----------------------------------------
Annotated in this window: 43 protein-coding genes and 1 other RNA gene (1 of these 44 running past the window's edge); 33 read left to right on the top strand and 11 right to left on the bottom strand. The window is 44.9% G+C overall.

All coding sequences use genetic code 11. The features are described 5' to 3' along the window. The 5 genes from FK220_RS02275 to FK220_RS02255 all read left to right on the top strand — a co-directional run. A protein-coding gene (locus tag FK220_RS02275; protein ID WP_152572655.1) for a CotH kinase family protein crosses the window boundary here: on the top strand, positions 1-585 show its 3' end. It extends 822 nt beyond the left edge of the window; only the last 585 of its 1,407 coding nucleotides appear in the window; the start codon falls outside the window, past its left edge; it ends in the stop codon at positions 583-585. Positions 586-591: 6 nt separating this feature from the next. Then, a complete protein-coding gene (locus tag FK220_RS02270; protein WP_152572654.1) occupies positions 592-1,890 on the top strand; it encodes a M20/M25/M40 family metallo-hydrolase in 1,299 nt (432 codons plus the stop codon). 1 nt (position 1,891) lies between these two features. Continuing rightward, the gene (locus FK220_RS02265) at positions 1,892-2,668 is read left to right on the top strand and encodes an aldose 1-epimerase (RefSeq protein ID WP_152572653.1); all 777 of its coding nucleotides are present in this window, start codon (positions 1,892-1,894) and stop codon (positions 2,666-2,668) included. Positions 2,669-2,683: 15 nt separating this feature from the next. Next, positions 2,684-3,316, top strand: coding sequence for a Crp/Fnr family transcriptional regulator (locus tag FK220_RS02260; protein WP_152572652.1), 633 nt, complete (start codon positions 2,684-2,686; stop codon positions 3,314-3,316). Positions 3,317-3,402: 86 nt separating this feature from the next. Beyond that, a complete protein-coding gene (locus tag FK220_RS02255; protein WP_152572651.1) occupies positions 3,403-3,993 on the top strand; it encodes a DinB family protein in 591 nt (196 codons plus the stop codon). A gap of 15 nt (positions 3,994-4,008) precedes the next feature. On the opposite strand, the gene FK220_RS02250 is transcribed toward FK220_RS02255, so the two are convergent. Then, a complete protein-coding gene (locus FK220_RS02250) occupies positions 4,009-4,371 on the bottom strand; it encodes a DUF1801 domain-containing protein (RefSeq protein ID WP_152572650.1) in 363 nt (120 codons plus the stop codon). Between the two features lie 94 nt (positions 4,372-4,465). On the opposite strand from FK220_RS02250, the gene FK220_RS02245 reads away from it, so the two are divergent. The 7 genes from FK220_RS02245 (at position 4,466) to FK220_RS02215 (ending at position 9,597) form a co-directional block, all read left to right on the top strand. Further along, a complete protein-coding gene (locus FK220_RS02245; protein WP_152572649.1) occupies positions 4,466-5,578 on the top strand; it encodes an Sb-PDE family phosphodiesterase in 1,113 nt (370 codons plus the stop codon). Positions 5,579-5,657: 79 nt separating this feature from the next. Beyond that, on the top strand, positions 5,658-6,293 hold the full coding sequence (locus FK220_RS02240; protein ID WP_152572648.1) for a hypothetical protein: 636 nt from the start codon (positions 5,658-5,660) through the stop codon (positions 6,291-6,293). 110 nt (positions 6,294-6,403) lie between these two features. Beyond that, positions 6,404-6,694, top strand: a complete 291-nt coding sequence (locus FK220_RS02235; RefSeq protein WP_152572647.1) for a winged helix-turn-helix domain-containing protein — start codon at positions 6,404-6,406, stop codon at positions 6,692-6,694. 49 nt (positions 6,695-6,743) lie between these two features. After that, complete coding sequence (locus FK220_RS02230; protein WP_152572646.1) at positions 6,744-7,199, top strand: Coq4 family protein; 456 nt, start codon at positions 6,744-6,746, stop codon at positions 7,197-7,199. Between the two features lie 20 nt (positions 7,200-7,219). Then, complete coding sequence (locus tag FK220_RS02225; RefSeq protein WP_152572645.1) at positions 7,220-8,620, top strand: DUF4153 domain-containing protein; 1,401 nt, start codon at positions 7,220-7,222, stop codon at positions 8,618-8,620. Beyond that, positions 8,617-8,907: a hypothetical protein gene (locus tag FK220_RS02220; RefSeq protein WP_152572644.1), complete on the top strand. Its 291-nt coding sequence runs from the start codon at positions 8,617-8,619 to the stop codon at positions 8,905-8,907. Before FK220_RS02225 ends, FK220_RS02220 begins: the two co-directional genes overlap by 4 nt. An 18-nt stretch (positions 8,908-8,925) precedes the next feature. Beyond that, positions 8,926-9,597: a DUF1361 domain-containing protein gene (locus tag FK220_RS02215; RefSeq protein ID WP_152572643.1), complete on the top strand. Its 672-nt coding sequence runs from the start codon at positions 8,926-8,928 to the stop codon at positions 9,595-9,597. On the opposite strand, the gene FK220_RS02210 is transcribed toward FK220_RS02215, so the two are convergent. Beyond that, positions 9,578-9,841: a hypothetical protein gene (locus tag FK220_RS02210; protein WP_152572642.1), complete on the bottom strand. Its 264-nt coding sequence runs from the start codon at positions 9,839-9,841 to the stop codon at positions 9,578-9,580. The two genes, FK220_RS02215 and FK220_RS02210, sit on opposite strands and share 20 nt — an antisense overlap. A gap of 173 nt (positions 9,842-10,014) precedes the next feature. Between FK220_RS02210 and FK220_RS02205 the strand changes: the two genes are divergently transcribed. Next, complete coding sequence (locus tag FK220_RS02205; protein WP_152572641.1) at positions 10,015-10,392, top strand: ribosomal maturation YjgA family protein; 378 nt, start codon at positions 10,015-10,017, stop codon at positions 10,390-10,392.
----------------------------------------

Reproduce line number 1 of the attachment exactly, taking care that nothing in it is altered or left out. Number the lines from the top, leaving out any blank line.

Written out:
Annotated in this window: 43 protein-coding genes and 1 other RNA gene (1 of these 44 running past the window's edge); 33 read left to right on the top strand and 11 right to left on the bottom strand. The window is 44.9% G+C overall.